Illegal Logging Strikes At Mozambique Zambezia’s Forests

Mhoje_loggingmozsuspend_photo_jpg

Illegal logging on a massive scale in the central Mozambican province of Zambezia has led to the loss of two thirds of the precious hardwood “Pau ferro” (ironwood) from the Gile Reserve, reports Tuesday’s issue of the independent daily “O Pais”.

The paper’s journalists investigated the assault on Zambezia’s forestry resources for two weeks, describing the province as “the epicenter” of the onslaught to loot the country’s timber.

Some of the trucks involved in the illegal trade are seized, but most are not. At the administration of the Gile Reserve are 14 trucks and tractors that were recently seized. The logs they were carrying were confiscated and reverted in favour of the state.

But one estimate cited in the paper is that about 2,200 trailer trucks full of ironwood left Gile since August 2014.

Jean-Baptiste Deffontaines, a representative of the French government, which has been supporting the Gile reserve technically and financially since 2007, noted that ironwood is in great demand on the Chinese market. Earlier this years, a truckload of good quality ironwood (measuring perhaps 18 or 19 cubic metres, could fetch a price of 1.2 million meticais (16,000 US dollars at current exchange rates).

“Pau ferro” (ironwood)
“Pau ferro” (ironwood)

Ironwood is a slow growing tree. It takes 50 years to reach a reasonable size for commercial exploitation. At the current rate of logging, there will soon be very little left of this species in Zambezia.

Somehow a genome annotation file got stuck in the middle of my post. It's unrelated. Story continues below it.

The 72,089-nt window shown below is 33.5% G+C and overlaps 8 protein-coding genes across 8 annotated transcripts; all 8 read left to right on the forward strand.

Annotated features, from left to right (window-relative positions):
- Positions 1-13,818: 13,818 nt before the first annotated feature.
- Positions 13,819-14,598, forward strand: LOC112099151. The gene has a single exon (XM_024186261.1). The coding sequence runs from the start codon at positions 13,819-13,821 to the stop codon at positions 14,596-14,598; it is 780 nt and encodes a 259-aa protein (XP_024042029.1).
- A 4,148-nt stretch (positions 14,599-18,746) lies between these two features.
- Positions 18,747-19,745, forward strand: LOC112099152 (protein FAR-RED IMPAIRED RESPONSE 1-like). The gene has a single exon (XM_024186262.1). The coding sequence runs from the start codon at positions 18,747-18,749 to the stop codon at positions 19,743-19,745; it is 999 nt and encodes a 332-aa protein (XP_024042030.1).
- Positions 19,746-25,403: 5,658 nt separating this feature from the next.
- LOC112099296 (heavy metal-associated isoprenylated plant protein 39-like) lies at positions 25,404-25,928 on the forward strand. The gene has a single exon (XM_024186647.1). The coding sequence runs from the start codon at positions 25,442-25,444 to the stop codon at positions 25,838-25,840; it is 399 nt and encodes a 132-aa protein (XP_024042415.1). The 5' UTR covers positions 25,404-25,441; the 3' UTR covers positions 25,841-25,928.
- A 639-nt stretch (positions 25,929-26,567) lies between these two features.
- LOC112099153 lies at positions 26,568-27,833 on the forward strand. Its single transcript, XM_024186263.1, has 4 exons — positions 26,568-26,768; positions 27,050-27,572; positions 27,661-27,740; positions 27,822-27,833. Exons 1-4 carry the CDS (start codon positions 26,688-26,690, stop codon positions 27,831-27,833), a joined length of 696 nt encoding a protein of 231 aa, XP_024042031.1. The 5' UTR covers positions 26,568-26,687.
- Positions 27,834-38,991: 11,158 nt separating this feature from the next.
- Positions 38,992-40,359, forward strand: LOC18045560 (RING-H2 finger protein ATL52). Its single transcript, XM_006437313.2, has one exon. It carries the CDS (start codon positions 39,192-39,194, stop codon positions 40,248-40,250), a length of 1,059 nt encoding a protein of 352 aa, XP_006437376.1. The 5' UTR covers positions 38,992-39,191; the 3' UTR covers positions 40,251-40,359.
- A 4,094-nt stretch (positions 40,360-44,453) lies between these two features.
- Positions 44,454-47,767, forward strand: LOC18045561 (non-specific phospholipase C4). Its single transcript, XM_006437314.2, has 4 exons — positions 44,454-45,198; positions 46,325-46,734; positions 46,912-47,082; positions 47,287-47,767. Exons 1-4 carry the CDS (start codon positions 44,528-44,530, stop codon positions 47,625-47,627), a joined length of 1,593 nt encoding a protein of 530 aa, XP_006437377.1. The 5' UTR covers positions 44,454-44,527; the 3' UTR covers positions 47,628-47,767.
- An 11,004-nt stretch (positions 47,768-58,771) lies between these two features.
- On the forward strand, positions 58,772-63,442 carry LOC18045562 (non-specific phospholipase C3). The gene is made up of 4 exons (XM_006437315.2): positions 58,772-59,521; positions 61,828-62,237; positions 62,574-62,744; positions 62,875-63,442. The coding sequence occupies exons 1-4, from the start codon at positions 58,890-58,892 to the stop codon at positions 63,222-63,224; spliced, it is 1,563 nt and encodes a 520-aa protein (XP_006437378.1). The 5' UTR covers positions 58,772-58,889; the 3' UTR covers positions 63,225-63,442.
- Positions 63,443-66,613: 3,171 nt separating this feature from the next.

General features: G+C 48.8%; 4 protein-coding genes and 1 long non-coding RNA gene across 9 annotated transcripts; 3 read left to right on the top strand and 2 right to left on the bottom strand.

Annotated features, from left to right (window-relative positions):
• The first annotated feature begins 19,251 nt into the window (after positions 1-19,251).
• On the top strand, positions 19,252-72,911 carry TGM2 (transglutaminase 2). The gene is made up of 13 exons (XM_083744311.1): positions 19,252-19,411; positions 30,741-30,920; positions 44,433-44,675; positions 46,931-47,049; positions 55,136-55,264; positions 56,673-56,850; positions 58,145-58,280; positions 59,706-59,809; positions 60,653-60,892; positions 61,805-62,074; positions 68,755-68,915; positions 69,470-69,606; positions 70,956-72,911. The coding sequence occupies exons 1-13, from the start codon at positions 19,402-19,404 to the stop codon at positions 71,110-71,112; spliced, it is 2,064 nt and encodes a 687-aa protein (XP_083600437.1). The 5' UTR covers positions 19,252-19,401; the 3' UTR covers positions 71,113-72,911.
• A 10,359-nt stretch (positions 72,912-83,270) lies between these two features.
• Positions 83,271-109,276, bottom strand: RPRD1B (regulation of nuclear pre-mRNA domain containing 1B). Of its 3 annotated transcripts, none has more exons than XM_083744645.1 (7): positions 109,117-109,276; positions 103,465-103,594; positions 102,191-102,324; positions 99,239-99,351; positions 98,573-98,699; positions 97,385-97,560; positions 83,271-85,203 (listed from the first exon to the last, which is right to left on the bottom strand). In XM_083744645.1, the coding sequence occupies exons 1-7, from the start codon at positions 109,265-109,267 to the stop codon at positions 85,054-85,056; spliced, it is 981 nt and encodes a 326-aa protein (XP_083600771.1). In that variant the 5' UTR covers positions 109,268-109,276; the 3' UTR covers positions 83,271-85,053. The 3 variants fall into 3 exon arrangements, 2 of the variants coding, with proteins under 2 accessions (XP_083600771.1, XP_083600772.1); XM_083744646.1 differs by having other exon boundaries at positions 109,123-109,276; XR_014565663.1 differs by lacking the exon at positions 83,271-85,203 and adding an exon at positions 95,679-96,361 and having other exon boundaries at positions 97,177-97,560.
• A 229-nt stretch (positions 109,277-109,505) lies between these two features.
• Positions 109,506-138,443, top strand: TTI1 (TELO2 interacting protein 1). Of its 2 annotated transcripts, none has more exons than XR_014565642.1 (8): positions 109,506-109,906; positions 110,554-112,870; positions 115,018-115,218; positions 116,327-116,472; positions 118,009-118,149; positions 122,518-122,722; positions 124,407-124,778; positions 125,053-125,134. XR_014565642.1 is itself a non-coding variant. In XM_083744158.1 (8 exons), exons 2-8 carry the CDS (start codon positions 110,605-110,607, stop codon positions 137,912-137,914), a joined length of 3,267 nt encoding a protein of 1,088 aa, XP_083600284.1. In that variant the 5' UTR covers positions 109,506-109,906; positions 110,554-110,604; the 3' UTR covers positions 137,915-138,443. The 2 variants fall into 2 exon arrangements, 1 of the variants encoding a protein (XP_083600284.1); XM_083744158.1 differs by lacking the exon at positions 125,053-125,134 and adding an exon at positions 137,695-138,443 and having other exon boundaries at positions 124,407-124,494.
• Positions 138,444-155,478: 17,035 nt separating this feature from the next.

There is clearly complicity among some officials with the illegal loggers. In late March and early April, it was reported that 19 trucks laden with illegal logs were seized at the Namacua inspection post, near the boundary between Zambezia and Nampula provinces. But the trucks and their illicit cargo then simply disappeared.

Daniel Maula, executive director of a local NGO, the Zambezia Environment and Community Development Network, told the paper “We became aware of this and we visited the place where the trucks were, in Gile, near the Ligonha river, on the main north-south highway. They had left without a trace”.

But the Zambezia provincial government claimed to know nothing about this. Diogo Borges, the Provincial Director of Land, Environment and Rural Development, said “I have no official information about this case”.

The National Director of Forests, Xavier Sacumbuera, played down the scandal. He told “O Pais” that, in reality, the case only involved eight trucks, which were released once the owners had paid a fine. He said it was clearly stated in the law, that once the fines were paid, the owners could reclaim their trucks. But in this case, “O Pais” pointed out, they had recovered not only the trucks, but also the looted timber, which ought to have reverted to the state.

The illegal logging and export of timber, mostly to China, has been reported regularly by Mozambican and international environmental bodies. A comparison of Mozambican and Chinese trade records shows that most of the timber leaves Mozambique illegally, or is grossly under-invoiced.

According to a report from the WorldWide Fund for Nature (WWF), cited by “O Pais”, the amount of wood exported to China turns out to be 5.7 times greater than that officially declared by the National Directorate of Land and Forests. The report calculated the loss of revenue suffered by Mozambique at 17.28 billion meticais over the decade 2003-2013.

Customs staff were unwilling to speak to the paper about this scandal, although one, talking on condition of anonymity, said he was unable to be open because the trade involved senior political figures.

Source: AllAfrica